Viewers of the TV show Breaking Bad will recall a memorable scene in which the shady lawyer, Saul Goodman (of Better Call Saul), tells the show’s meth-dealer characters to “put a dollar in my pocket” as his legal fee, thus ensuring that their conversation remains protected by “ attorney-client privilege .”
This unfamiliar phrase is in the news because of a much-publicized 5:30 a.m., April 9 raid by the Federal Bureau of Investigation on the New York office, home and hotel room of President Donald Trump’s personal lawyer, Michael Cohen.
Cohen and Trump’s attorneys argue that items the FBI seized — records enough to fill a small pickup truck — are protected by attorney-client privilege.
Trump denounced the FBI raids, tweeting them to be a “disgrace,” “an attack on America” and a “total witch hunt.” Cohen, who personally paid an adult-film actress $130,000 for her silence about an alleged affair with Trump, is reportedly under criminal investigation for multiple matters.
When only 30% of Americans in a national poll were able to identify the U.S. Constitution as the supreme law of the land, perhaps one shouldn’t expect wide knowledge of an important legal privilege that seeks to curb excessive government power and protect the rights of the accused.
So, what is “attorney-client privilege,” and might you ever need this magical immunity? The answer may be of vital importance when you consult an attorney.
The Supreme Law of the Land
Indeed, the Constitution is still, at least in theory, if not current practice, the supreme law in America.
The Sixth Amendment to the Constitution guarantees “assistance of counsel” for an accused “in all criminal prosecutions.” This constitutional right to a lawyer includes the protection of, yes, attorney-client privilege.
Regardless of ultimate guilt or innocence, to mount a defense against the overwhelming power of government, an accused must be able to consult with a lawyer in confidence.
The attorney-client privilege rule is simple: Lawyers usually cannot reveal communications made to them by an accused client. Courts have long held this to be an essential right; without the ability to speak freely, defendants cannot understand their legal status and options, and attorneys cannot mount the best defense.
A major exception to this rule occurs when a client makes statements to the lawyer about intent to commit a future crime, in which case the attorney may be obligated to inform the police.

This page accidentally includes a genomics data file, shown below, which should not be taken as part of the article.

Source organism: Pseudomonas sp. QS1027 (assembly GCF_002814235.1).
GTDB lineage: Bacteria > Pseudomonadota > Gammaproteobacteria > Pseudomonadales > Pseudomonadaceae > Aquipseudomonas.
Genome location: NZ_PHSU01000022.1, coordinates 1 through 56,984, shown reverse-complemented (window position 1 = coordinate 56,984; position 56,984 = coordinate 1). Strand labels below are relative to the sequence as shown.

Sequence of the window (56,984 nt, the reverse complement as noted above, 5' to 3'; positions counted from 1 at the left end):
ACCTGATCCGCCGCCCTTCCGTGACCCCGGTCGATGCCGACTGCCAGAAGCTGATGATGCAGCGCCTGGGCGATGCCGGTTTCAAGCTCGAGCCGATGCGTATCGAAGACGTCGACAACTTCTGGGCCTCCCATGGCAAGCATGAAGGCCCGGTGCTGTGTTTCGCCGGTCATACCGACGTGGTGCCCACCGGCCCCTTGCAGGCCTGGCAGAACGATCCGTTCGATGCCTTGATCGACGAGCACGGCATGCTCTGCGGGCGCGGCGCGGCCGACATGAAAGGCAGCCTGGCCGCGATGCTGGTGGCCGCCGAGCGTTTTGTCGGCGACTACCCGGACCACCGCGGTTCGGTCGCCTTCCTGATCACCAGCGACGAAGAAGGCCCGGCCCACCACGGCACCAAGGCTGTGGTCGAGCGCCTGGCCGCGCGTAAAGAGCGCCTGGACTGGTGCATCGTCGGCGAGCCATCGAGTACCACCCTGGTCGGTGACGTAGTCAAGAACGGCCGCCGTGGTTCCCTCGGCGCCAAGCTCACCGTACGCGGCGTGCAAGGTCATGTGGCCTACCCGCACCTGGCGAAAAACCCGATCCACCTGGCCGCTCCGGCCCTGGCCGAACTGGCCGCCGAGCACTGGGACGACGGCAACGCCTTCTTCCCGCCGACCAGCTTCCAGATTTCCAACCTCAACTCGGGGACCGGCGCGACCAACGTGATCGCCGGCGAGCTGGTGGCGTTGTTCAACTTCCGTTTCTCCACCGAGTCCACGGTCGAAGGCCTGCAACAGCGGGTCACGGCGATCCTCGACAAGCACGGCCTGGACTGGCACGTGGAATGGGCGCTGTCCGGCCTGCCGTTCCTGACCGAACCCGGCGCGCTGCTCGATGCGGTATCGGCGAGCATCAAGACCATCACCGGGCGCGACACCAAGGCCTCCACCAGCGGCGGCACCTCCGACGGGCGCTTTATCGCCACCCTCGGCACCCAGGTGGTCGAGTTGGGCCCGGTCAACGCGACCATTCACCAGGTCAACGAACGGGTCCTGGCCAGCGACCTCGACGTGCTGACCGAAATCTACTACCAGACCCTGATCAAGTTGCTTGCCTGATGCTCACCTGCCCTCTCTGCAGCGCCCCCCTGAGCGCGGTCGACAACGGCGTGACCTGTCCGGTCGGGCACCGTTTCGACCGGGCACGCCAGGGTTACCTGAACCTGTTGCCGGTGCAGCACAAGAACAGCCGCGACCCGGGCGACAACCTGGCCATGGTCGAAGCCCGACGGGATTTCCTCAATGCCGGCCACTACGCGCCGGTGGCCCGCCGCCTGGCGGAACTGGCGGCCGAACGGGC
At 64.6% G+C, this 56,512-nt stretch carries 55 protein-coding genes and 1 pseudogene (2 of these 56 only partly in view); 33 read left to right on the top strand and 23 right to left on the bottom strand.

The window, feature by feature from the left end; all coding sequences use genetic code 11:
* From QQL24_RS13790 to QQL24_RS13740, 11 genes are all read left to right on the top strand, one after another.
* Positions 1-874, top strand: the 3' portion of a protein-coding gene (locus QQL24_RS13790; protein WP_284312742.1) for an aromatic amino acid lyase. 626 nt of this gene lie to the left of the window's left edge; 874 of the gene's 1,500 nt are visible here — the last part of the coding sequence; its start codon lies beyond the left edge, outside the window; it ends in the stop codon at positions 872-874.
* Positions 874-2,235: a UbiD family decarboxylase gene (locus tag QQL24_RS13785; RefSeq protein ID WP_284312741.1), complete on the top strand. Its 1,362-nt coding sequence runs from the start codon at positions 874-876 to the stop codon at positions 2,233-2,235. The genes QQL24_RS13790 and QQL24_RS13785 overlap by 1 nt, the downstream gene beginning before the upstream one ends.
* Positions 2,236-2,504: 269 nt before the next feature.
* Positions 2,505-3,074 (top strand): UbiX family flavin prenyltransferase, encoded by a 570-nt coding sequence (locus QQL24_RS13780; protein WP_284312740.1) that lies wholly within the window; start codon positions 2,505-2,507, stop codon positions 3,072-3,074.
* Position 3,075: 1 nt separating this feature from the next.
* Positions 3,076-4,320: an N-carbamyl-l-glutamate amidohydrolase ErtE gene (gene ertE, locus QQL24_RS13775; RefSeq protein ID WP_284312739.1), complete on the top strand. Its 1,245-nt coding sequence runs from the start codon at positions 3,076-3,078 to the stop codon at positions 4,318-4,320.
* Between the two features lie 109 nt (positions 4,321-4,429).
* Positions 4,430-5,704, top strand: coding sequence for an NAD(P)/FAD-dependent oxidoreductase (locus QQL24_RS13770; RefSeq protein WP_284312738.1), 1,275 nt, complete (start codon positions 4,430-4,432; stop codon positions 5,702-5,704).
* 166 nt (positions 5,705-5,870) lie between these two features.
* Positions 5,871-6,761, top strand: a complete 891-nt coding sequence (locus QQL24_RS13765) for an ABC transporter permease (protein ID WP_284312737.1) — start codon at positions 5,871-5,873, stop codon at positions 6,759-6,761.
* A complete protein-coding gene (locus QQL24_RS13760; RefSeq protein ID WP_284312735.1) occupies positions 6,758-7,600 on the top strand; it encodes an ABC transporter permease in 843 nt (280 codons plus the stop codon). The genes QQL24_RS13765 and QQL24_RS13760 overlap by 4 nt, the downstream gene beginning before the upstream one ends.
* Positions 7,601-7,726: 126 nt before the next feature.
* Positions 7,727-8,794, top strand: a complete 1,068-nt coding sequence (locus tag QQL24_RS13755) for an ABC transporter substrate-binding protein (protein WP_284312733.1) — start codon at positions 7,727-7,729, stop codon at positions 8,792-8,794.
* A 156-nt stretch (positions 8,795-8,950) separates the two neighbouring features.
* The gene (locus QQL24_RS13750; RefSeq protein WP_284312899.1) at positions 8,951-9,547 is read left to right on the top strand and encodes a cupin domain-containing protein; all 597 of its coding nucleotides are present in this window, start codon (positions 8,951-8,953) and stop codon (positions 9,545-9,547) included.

The oldest example of evidentiary privilege known to the common law dates to 16th-century England and the reign of Queen Elizabeth I.
Unlike other rules of evidence, the attorney-client privilege hasn’t been defined extensively in law by Congress. U.S. Supreme Court decisions provide strong support for the privilege, upholding its importance and benefits. Federal Rule of Evidence 501 allows the privilege to be interpreted by the courts “in the light of reason and experience.”
History and many court rulings have created a legal limbo, assuring that the privilege has as many interpretations as it has supporters and opponents. That makes it a frequent issue in civil and criminal litigation.
Advocates of Law and Order
The assault on the attorney-client privilege perhaps began with Jeremy Bentham, the 18th-century English utilitarian philosopher, who believed Thomistic theories of natural law and personal rights were nonsense. Best known for his Kafkaesque panopticon prison, Bentham thought the common good should require attorneys to inform on their clients.
Four centuries later, this rule is still under attack by federal and state prosecutors bent on convictions and plea deals, despite another established principle: the presumption of innocence.
The passage of the Patriot Act, for example, within weeks of the terrorist attacks of September 11, 2001, weakened the attorney-client privilege in terrorism cases. Attorneys who aggressively defended their clients have been indicted and convicted for “aiding and abetting terrorism.”
The notoriously failed war on drugs has seen multiple instances of entire law offices seized by the FBI. Similar seizure tactics used by the Internal Revenue Service have been aimed at those accused of “accounting scandals” and alleged “tax evasion.”
We know that police and prosecutors are not always right. They make thousands of mistakes. That’s why an estimated 200,000 innocent Americans are in prisons. DNA evidence has produced a parade of freed innocent-but-convicted “murderers” and “rapists.”
As a conservative, I think it would be sobering for advocates of strict law-and-order to be dragged through the legal system. Invariably, the least sympathetic among us — the accused terrorists, the radical activists and minorities — are the first to lose basic rights.
The Constitution guarantees these precious rights to you and me, and especially to those ignorant of the law — and that means all of us, including the president of the United States.